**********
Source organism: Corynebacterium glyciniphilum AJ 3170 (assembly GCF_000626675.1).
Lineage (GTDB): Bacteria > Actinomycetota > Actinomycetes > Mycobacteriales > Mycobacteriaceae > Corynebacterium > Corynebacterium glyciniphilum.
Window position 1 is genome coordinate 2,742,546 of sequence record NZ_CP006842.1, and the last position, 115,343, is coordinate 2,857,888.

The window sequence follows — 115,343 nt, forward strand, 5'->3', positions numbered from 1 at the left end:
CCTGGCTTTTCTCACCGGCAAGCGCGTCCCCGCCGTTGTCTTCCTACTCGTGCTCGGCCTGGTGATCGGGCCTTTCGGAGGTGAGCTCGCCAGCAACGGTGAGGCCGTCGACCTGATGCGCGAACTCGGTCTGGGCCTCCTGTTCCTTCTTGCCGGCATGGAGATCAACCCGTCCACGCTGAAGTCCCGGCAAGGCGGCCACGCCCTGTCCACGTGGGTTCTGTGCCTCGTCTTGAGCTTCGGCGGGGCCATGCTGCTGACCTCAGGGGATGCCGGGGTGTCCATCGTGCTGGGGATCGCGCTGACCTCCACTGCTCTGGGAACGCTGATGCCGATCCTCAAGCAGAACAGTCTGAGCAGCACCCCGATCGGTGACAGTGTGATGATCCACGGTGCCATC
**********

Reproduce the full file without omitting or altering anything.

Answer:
Source organism: Corynebacterium glyciniphilum AJ 3170 (assembly GCF_000626675.1).
Lineage (GTDB): Bacteria > Actinomycetota > Actinomycetes > Mycobacteriales > Mycobacteriaceae > Corynebacterium > Corynebacterium glyciniphilum.
Window position 1 is genome coordinate 2,742,546 of sequence record NZ_CP006842.1, and the last position, 115,343, is coordinate 2,857,888.

The window sequence follows — 115,343 nt, forward strand, 5'->3', positions numbered from 1 at the left end:
CCTGGCTTTTCTCACCGGCAAGCGCGTCCCCGCCGTTGTCTTCCTACTCGTGCTCGGCCTGGTGATCGGGCCTTTCGGAGGTGAGCTCGCCAGCAACGGTGAGGCCGTCGACCTGATGCGCGAACTCGGTCTGGGCCTCCTGTTCCTTCTTGCCGGCATGGAGATCAACCCGTCCACGCTGAAGTCCCGGCAAGGCGGCCACGCCCTGTCCACGTGGGTTCTGTGCCTCGTCTTGAGCTTCGGCGGGGCCATGCTGCTGACCTCAGGGGATGCCGGGGTGTCCATCGTGCTGGGGATCGCGCTGACCTCCACTGCTCTGGGAACGCTGATGCCGATCCTCAAGCAGAACAGTCTGAGCAGCACCCCGATCGGTGACAGTGTGATGATCCACGGTGCCATC